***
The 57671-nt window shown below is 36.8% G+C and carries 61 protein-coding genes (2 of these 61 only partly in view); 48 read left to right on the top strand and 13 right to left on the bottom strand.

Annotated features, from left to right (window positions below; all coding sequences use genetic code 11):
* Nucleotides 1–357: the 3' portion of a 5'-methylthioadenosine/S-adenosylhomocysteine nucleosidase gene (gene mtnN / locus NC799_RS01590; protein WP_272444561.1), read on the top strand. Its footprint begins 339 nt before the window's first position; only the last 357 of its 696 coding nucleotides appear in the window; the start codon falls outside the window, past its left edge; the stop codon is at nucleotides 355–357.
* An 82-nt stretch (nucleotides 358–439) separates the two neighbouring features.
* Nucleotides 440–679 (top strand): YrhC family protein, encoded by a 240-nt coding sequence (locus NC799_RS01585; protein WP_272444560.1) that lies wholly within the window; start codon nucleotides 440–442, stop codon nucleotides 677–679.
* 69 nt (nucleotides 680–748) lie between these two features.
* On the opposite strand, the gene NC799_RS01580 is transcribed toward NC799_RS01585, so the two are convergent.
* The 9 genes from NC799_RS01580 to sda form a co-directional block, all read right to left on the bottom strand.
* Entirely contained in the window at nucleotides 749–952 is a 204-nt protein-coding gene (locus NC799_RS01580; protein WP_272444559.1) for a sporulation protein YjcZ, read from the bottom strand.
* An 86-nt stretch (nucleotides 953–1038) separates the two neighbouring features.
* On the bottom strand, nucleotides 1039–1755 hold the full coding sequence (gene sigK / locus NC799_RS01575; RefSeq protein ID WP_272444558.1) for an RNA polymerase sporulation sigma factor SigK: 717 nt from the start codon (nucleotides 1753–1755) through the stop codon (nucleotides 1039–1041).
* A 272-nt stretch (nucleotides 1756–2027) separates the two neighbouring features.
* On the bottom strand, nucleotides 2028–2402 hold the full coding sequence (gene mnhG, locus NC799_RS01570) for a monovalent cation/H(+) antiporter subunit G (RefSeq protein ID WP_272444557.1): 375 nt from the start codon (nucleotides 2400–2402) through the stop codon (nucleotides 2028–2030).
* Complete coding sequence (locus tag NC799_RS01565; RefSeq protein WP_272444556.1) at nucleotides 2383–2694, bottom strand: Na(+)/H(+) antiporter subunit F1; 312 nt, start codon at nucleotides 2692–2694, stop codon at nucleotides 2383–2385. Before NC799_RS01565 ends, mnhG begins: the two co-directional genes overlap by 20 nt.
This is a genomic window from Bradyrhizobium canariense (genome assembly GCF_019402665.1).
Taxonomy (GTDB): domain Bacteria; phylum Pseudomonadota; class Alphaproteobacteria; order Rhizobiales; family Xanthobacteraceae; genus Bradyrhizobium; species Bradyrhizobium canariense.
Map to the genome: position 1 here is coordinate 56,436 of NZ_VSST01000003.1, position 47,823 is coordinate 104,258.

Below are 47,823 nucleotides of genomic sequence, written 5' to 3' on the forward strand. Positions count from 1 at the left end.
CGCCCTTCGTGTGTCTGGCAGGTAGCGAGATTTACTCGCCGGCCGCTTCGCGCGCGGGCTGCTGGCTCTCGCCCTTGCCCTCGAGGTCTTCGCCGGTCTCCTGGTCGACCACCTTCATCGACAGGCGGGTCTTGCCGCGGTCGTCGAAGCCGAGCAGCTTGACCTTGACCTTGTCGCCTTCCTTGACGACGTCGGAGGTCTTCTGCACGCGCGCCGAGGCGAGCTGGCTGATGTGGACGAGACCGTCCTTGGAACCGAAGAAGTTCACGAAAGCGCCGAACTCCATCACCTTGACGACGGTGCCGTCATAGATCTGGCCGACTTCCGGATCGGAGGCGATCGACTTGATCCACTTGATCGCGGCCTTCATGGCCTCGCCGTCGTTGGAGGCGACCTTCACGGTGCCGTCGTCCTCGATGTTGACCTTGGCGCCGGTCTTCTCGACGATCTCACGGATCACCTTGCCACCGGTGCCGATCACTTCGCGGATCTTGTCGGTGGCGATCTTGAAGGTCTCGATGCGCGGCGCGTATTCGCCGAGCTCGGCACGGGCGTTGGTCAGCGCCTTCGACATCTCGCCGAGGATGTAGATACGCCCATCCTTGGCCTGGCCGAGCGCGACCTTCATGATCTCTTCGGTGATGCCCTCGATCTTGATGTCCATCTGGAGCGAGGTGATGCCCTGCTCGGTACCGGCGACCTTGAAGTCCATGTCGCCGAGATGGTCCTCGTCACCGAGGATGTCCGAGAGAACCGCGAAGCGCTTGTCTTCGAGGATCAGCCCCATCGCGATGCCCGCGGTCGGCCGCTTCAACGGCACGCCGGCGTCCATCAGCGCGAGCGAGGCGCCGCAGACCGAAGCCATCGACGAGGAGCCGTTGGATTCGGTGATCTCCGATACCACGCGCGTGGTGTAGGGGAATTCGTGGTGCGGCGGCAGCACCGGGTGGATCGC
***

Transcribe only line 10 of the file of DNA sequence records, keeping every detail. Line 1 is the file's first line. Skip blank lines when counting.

* An 86-nt stretch (nucleotides 953–1038) separates the two neighbouring features.